The Crimson picked up the news that I will be teaching half time for the next two years and then officially retiring on July 1, 2020 (after taking some banked sabbatical). Long way off, and I have no intention of going anywhere anyway.
My colleagues are organizing a Celebration of Computer Science in my honor, which should be a lot of fun. I have been privileged to have amazing students over the years and I am hoping to see many of them there. By my count, nine Harvard professors took courses from me, and six were my teaching assistants as undergraduates.
Thinking about this, I noticed something that is probably unique about my career, and will be hard for anyone ever to replicate. When I retire after 46 years of teaching at Harvard, I will, with only a couple of exceptions, never have taught a course I didn't create. The exceptions are CS51, originally called AM110, which I taught nine times and took over from Tom Cheatham, and Nat Sci 110, which I took over from Bill Bossert and Chuck Prenner for three years in the 1970s. (My second, third, and fourth years on the faculty, so I pretty much started as an assistant professor teaching classes that filled Science Center B.) Everything else I have taught -- CS121, CS20, CS50, CS124, Bits, my new Classics course, my Amateur Athletics seminar, and a few others -- I created, not always under those names. (And frankly, I did a lot of redesign on AM110 and Nat Sci 110 too!)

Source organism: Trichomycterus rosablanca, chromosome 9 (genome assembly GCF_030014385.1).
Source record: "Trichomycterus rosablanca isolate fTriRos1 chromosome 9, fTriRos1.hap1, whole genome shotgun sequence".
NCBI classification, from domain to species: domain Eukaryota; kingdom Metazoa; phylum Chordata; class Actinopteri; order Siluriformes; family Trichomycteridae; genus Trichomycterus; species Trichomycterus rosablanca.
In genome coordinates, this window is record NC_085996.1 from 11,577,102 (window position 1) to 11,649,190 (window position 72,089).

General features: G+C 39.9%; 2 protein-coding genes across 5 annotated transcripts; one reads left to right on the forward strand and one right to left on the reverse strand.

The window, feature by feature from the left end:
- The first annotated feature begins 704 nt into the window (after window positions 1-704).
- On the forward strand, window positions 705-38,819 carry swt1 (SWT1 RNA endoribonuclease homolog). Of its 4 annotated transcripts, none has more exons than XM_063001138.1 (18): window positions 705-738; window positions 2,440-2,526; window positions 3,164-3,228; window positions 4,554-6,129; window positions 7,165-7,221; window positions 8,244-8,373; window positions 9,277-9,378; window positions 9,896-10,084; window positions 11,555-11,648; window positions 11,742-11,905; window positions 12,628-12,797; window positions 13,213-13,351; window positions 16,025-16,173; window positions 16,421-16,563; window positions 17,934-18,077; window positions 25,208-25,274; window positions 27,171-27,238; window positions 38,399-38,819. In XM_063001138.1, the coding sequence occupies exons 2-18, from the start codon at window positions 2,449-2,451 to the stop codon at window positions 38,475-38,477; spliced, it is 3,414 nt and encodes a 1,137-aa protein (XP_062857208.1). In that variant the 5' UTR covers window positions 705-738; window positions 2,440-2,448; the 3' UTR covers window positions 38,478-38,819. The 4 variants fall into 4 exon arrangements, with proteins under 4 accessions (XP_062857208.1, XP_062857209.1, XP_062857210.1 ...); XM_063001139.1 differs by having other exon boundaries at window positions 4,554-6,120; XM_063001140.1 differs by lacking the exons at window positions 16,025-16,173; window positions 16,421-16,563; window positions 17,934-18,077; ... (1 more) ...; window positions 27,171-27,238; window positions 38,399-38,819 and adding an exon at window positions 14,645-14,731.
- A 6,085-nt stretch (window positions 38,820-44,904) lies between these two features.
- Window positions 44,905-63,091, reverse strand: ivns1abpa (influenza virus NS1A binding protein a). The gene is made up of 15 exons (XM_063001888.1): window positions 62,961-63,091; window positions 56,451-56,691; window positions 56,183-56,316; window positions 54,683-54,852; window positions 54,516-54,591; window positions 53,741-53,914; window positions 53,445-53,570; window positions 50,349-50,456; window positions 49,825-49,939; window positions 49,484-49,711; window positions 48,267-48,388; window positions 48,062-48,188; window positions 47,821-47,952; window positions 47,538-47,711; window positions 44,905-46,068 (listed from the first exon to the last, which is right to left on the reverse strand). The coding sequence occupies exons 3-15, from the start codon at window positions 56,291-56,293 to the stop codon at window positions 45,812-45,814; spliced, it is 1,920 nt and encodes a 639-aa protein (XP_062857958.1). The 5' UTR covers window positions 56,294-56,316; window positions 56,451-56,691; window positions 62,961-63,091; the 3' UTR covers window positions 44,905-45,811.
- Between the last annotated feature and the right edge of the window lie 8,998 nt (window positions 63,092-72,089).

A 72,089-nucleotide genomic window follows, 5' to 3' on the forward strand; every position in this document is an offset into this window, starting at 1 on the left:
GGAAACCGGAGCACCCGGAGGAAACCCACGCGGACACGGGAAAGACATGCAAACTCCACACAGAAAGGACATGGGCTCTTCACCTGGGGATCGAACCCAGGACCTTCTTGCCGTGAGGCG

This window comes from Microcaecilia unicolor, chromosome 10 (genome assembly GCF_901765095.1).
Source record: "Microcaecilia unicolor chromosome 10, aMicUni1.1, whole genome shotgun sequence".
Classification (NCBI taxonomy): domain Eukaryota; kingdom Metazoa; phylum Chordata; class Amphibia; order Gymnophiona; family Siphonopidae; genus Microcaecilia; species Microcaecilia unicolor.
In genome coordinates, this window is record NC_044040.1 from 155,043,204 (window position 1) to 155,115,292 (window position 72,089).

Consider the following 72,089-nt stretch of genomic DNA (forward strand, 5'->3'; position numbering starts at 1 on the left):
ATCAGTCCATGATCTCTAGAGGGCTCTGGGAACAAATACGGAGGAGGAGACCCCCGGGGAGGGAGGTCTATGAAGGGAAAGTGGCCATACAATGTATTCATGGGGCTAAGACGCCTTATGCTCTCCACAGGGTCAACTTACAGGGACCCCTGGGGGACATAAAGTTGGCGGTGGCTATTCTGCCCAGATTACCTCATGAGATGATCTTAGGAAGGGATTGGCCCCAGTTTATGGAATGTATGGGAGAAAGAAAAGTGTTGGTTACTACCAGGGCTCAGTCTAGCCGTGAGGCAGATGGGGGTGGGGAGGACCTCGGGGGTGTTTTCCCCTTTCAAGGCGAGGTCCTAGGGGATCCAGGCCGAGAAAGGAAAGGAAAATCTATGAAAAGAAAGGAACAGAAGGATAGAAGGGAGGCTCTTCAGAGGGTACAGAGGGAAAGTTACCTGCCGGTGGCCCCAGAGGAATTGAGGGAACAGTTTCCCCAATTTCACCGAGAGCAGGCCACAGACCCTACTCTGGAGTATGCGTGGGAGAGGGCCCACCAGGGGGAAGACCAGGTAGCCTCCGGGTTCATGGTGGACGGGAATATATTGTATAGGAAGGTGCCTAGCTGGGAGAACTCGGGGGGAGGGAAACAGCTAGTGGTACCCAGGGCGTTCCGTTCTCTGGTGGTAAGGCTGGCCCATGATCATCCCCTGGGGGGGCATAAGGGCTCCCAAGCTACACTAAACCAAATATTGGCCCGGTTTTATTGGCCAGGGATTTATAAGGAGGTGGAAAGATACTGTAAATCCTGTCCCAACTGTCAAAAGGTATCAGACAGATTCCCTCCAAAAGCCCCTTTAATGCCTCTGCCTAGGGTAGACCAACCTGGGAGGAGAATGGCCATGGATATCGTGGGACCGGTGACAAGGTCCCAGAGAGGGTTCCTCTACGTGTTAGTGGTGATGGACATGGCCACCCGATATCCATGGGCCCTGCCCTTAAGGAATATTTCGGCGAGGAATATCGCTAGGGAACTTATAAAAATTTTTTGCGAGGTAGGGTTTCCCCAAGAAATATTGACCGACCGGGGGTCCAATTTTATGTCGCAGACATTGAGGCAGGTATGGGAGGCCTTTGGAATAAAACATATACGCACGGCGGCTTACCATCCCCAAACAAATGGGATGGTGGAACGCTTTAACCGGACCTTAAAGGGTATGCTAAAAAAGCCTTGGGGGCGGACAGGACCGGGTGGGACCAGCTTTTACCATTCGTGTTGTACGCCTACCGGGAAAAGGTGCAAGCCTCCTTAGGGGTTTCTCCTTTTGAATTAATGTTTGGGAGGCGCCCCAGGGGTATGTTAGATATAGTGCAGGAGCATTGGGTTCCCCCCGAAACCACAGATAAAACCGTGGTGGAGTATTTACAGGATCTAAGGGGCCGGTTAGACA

Of course, I had an unfair advantage in setting that record, if it is one. I started teaching in a field that barely existed, and was teaching at a university that offered almost no undergraduate courses in the field! So I could teach almost anything and be offering it for the first time. In that sense, the miracle is not how many courses I started, but the fact that most of them have proved durable.
And by the way, even though my undergraduate and graduate degrees are all from Harvard, I have never taught a course that I took.